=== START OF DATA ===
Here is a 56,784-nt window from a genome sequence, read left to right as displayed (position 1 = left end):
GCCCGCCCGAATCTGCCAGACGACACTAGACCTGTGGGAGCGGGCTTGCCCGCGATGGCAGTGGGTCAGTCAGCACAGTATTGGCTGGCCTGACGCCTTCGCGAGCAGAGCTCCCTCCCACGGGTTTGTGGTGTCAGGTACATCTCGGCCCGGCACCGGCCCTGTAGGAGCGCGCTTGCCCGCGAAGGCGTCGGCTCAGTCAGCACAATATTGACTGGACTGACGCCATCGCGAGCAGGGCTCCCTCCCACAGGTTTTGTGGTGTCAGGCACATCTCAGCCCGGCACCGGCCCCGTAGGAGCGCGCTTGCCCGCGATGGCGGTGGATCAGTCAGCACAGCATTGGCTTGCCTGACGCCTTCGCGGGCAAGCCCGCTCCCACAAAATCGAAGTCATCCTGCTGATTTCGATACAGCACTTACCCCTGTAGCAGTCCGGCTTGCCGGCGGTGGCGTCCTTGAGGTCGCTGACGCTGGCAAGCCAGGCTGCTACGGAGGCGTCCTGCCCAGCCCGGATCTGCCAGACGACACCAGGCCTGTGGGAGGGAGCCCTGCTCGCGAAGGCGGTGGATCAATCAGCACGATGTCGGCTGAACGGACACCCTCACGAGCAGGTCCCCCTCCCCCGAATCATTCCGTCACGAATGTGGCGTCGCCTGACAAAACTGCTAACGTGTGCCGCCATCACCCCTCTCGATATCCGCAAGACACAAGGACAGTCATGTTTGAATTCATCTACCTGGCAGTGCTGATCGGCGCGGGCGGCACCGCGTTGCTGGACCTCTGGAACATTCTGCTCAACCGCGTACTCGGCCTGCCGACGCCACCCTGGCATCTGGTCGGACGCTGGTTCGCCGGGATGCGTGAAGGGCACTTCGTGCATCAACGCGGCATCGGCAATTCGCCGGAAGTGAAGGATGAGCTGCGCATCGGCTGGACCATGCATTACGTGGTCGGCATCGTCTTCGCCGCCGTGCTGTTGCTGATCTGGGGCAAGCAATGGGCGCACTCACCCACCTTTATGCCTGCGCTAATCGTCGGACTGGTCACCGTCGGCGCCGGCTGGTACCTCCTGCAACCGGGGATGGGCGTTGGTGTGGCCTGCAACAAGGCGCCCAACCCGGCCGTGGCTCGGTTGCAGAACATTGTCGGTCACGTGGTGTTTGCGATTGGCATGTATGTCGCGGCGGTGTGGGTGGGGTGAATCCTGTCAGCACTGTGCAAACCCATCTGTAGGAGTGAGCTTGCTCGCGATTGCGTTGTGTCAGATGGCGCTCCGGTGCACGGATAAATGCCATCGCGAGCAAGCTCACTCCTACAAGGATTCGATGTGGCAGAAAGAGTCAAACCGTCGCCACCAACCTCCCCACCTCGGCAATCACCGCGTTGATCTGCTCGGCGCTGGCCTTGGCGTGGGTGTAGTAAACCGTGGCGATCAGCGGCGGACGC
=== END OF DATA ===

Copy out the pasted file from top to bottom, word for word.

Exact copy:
Here is a 56,784-nt window from a genome sequence, read left to right as displayed (position 1 = left end):
GCCCGCCCGAATCTGCCAGACGACACTAGACCTGTGGGAGCGGGCTTGCCCGCGATGGCAGTGGGTCAGTCAGCACAGTATTGGCTGGCCTGACGCCTTCGCGAGCAGAGCTCCCTCCCACGGGTTTGTGGTGTCAGGTACATCTCGGCCCGGCACCGGCCCTGTAGGAGCGCGCTTGCCCGCGAAGGCGTCGGCTCAGTCAGCACAATATTGACTGGACTGACGCCATCGCGAGCAGGGCTCCCTCCCACAGGTTTTGTGGTGTCAGGCACATCTCAGCCCGGCACCGGCCCCGTAGGAGCGCGCTTGCCCGCGATGGCGGTGGATCAGTCAGCACAGCATTGGCTTGCCTGACGCCTTCGCGGGCAAGCCCGCTCCCACAAAATCGAAGTCATCCTGCTGATTTCGATACAGCACTTACCCCTGTAGCAGTCCGGCTTGCCGGCGGTGGCGTCCTTGAGGTCGCTGACGCTGGCAAGCCAGGCTGCTACGGAGGCGTCCTGCCCAGCCCGGATCTGCCAGACGACACCAGGCCTGTGGGAGGGAGCCCTGCTCGCGAAGGCGGTGGATCAATCAGCACGATGTCGGCTGAACGGACACCCTCACGAGCAGGTCCCCCTCCCCCGAATCATTCCGTCACGAATGTGGCGTCGCCTGACAAAACTGCTAACGTGTGCCGCCATCACCCCTCTCGATATCCGCAAGACACAAGGACAGTCATGTTTGAATTCATCTACCTGGCAGTGCTGATCGGCGCGGGCGGCACCGCGTTGCTGGACCTCTGGAACATTCTGCTCAACCGCGTACTCGGCCTGCCGACGCCACCCTGGCATCTGGTCGGACGCTGGTTCGCCGGGATGCGTGAAGGGCACTTCGTGCATCAACGCGGCATCGGCAATTCGCCGGAAGTGAAGGATGAGCTGCGCATCGGCTGGACCATGCATTACGTGGTCGGCATCGTCTTCGCCGCCGTGCTGTTGCTGATCTGGGGCAAGCAATGGGCGCACTCACCCACCTTTATGCCTGCGCTAATCGTCGGACTGGTCACCGTCGGCGCCGGCTGGTACCTCCTGCAACCGGGGATGGGCGTTGGTGTGGCCTGCAACAAGGCGCCCAACCCGGCCGTGGCTCGGTTGCAGAACATTGTCGGTCACGTGGTGTTTGCGATTGGCATGTATGTCGCGGCGGTGTGGGTGGGGTGAATCCTGTCAGCACTGTGCAAACCCATCTGTAGGAGTGAGCTTGCTCGCGATTGCGTTGTGTCAGATGGCGCTCCGGTGCACGGATAAATGCCATCGCGAGCAAGCTCACTCCTACAAGGATTCGATGTGGCAGAAAGAGTCAAACCGTCGCCACCAACCTCCCCACCTCGGCAATCACCGCGTTGATCTGCTCGGCGCTGGCCTTGGCGTGGGTGTAGTAAACCGTGGCGATCAGCGGCGGACGC